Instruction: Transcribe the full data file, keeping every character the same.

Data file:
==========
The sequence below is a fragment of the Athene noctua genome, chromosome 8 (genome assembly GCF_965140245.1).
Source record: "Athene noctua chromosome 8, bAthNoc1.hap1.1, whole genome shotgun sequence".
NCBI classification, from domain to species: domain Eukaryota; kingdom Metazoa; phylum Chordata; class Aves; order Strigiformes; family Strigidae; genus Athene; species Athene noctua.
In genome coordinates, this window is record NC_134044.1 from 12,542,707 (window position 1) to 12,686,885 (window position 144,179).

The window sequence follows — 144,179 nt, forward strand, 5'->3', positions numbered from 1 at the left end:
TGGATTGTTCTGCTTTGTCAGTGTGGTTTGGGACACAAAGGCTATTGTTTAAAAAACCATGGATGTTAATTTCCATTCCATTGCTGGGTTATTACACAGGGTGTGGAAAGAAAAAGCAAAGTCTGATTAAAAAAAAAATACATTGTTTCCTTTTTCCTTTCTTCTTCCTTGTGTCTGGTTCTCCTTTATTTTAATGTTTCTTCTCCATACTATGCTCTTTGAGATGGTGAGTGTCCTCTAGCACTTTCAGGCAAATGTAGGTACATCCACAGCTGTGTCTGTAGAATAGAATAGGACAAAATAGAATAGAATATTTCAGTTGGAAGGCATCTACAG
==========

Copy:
The sequence below is a fragment of the Athene noctua genome, chromosome 8 (genome assembly GCF_965140245.1).
Source record: "Athene noctua chromosome 8, bAthNoc1.hap1.1, whole genome shotgun sequence".
NCBI classification, from domain to species: domain Eukaryota; kingdom Metazoa; phylum Chordata; class Aves; order Strigiformes; family Strigidae; genus Athene; species Athene noctua.
In genome coordinates, this window is record NC_134044.1 from 12,542,707 (window position 1) to 12,686,885 (window position 144,179).

The window sequence follows — 144,179 nt, forward strand, 5'->3', positions numbered from 1 at the left end:
TGGATTGTTCTGCTTTGTCAGTGTGGTTTGGGACACAAAGGCTATTGTTTAAAAAACCATGGATGTTAATTTCCATTCCATTGCTGGGTTATTACACAGGGTGTGGAAAGAAAAAGCAAAGTCTGATTAAAAAAAAAATACATTGTTTCCTTTTTCCTTTCTTCTTCCTTGTGTCTGGTTCTCCTTTATTTTAATGTTTCTTCTCCATACTATGCTCTTTGAGATGGTGAGTGTCCTCTAGCACTTTCAGGCAAATGTAGGTACATCCACAGCTGTGTCTGTAGAATAGAATAGGACAAAATAGAATAGAATATTTCAGTTGGAAGGCATCTACAG